America's Voice: U.S. International Media in the Age of Putin, ISIS and Ebola

A Discussion with David Ensor

The United States is battling an information war with the world and its reputation is on the line. With the success and reach of global media outlets like RT, BBC World News and Al Jazeera, media outlets funded by the U.S. government to inform foreign audiences are struggling to be heard.

One of those outlets is Voice of America, which has been on the frontlines of the global information war since its creation in 1942. The global multimedia operation broadcasts in 45 languages and reaches 172 million people each week via radio, television, mobile, and the Internet.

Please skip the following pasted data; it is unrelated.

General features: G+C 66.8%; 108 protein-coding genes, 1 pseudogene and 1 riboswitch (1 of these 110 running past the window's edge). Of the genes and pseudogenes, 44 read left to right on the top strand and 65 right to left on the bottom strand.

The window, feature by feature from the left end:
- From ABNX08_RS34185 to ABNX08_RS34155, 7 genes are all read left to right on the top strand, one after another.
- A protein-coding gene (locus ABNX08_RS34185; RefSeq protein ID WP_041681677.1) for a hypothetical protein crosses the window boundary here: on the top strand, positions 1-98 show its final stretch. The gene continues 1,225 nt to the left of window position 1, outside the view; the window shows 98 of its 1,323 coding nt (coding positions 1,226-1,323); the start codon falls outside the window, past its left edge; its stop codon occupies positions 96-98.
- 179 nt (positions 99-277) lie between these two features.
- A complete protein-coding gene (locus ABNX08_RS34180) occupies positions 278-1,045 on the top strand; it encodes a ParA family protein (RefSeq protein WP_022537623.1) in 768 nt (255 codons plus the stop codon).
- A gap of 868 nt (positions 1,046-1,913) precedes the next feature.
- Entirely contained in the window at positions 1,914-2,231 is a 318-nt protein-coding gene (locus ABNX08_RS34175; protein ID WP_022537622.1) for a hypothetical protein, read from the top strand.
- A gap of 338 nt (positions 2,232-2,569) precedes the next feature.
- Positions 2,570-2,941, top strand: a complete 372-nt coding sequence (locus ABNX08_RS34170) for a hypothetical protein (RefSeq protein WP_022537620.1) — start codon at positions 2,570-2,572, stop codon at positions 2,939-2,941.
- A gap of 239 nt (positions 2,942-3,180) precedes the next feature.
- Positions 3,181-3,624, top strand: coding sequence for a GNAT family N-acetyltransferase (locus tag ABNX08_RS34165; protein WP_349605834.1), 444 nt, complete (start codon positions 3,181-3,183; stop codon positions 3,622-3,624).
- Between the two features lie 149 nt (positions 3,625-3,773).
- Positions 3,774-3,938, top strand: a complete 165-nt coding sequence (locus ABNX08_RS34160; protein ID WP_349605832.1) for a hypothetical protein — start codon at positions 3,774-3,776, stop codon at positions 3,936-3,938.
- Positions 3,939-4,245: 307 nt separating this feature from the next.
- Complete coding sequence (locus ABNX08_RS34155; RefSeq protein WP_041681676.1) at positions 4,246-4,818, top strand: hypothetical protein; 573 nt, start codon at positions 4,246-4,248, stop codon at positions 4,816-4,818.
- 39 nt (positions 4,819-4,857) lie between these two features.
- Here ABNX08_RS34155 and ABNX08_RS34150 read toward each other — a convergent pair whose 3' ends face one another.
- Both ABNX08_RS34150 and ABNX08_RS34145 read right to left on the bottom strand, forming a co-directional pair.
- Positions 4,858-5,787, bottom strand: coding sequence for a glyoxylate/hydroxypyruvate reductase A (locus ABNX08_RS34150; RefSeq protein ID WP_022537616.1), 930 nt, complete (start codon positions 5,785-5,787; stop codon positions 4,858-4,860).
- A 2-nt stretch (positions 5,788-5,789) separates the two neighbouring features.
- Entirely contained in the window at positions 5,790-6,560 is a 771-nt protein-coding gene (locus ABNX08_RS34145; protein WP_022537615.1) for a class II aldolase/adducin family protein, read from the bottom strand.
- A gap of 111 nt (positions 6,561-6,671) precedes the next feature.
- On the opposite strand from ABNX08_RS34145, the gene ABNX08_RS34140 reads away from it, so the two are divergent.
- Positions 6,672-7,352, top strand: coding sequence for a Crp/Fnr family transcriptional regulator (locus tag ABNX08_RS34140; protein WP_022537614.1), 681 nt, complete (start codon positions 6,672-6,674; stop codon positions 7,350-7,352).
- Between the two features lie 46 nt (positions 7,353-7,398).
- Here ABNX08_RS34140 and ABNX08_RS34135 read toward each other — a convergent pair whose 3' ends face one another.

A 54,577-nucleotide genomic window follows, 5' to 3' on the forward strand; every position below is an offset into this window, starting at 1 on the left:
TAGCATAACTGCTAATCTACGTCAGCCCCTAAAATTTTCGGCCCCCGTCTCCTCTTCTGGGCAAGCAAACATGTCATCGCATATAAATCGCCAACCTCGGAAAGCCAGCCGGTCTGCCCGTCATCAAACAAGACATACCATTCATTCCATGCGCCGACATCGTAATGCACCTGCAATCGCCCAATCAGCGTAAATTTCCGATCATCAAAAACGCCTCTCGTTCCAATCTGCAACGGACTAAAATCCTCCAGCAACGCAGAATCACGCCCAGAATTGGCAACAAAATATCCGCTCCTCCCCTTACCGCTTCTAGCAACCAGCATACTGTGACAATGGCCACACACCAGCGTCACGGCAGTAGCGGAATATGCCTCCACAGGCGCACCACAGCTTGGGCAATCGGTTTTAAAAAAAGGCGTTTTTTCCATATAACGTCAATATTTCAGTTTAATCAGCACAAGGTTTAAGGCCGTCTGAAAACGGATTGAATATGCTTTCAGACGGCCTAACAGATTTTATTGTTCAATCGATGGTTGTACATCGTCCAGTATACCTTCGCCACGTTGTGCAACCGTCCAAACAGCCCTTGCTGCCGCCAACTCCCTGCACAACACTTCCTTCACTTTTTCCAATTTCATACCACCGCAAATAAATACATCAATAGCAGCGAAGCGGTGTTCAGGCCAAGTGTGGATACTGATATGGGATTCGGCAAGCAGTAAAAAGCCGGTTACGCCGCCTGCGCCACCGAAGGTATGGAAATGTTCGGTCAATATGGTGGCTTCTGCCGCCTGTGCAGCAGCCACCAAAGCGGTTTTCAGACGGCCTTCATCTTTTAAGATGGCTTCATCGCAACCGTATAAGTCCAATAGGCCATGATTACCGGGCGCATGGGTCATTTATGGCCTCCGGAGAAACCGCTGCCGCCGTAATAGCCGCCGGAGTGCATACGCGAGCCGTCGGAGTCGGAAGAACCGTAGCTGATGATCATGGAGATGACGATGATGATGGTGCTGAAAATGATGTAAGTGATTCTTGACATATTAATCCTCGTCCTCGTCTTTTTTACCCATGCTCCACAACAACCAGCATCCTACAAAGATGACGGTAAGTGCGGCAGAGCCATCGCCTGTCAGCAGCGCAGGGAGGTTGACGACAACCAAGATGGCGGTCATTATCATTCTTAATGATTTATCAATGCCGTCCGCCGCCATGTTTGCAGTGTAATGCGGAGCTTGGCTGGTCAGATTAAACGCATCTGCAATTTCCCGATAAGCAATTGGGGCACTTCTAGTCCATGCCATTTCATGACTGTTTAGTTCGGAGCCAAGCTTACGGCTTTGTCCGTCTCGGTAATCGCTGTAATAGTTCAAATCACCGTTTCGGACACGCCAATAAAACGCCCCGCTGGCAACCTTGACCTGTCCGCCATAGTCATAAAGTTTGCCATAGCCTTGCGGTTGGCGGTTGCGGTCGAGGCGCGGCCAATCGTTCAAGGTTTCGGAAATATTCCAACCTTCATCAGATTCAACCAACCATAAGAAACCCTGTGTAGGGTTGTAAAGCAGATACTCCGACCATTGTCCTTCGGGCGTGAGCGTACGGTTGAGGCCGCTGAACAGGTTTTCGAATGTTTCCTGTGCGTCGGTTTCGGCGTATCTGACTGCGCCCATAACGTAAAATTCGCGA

At its helm is director David Ensor, a veteran international journalist and communicator who has been a correspondent for major U.S. news organizations as NPR, ABC News and CNN covering topics such as diplomacy and national security.  He is also the former head of communications and Public Diplomacy for the U.S. Embassy in Afghanistan.

At this special event, Ensor discussed topics such as the challenges U.S. government-funded media face by the global marketplace of ideas and ideologies, what VOA is doing to reach key audiences and why, and the changing information appetites of people around the world. He was interviewed by School of Media and Public Affairs director Frank Sesno.